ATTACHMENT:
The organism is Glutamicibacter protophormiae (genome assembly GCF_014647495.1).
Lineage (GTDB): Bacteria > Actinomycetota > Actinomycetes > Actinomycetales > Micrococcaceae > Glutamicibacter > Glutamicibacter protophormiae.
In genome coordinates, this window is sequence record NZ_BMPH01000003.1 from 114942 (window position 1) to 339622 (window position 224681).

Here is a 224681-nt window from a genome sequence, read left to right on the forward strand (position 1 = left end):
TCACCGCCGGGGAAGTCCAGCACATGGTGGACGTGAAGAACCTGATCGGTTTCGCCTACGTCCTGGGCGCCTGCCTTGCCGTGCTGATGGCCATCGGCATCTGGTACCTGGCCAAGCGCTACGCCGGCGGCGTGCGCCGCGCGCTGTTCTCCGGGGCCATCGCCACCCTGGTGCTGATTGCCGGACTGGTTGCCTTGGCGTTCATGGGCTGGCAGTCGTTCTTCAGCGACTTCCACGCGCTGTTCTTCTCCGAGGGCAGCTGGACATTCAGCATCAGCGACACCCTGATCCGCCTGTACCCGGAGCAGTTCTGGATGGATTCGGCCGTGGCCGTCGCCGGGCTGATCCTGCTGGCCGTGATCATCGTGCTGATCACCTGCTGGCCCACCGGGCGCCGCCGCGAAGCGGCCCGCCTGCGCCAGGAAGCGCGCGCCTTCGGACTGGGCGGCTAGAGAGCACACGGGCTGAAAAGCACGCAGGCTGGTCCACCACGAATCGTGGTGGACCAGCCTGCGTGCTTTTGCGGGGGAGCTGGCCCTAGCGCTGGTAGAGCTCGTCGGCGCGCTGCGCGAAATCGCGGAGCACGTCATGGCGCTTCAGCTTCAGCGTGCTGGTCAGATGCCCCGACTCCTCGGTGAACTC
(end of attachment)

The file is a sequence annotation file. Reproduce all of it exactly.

The organism is Glutamicibacter protophormiae (genome assembly GCF_014647495.1).
Lineage (GTDB): Bacteria > Actinomycetota > Actinomycetes > Actinomycetales > Micrococcaceae > Glutamicibacter > Glutamicibacter protophormiae.
In genome coordinates, this window is sequence record NZ_BMPH01000003.1 from 114942 (window position 1) to 339622 (window position 224681).

Here is a 224681-nt window from a genome sequence, read left to right on the forward strand (position 1 = left end):
TCACCGCCGGGGAAGTCCAGCACATGGTGGACGTGAAGAACCTGATCGGTTTCGCCTACGTCCTGGGCGCCTGCCTTGCCGTGCTGATGGCCATCGGCATCTGGTACCTGGCCAAGCGCTACGCCGGCGGCGTGCGCCGCGCGCTGTTCTCCGGGGCCATCGCCACCCTGGTGCTGATTGCCGGACTGGTTGCCTTGGCGTTCATGGGCTGGCAGTCGTTCTTCAGCGACTTCCACGCGCTGTTCTTCTCCGAGGGCAGCTGGACATTCAGCATCAGCGACACCCTGATCCGCCTGTACCCGGAGCAGTTCTGGATGGATTCGGCCGTGGCCGTCGCCGGGCTGATCCTGCTGGCCGTGATCATCGTGCTGATCACCTGCTGGCCCACCGGGCGCCGCCGCGAAGCGGCCCGCCTGCGCCAGGAAGCGCGCGCCTTCGGACTGGGCGGCTAGAGAGCACACGGGCTGAAAAGCACGCAGGCTGGTCCACCACGAATCGTGGTGGACCAGCCTGCGTGCTTTTGCGGGGGAGCTGGCCCTAGCGCTGGTAGAGCTCGTCGGCGCGCTGCGCGAAATCGCGGAGCACGTCATGGCGCTTCAGCTTCAGCGTGCTGGTCAGATGCCCCGACTCCTCGGTGAACTC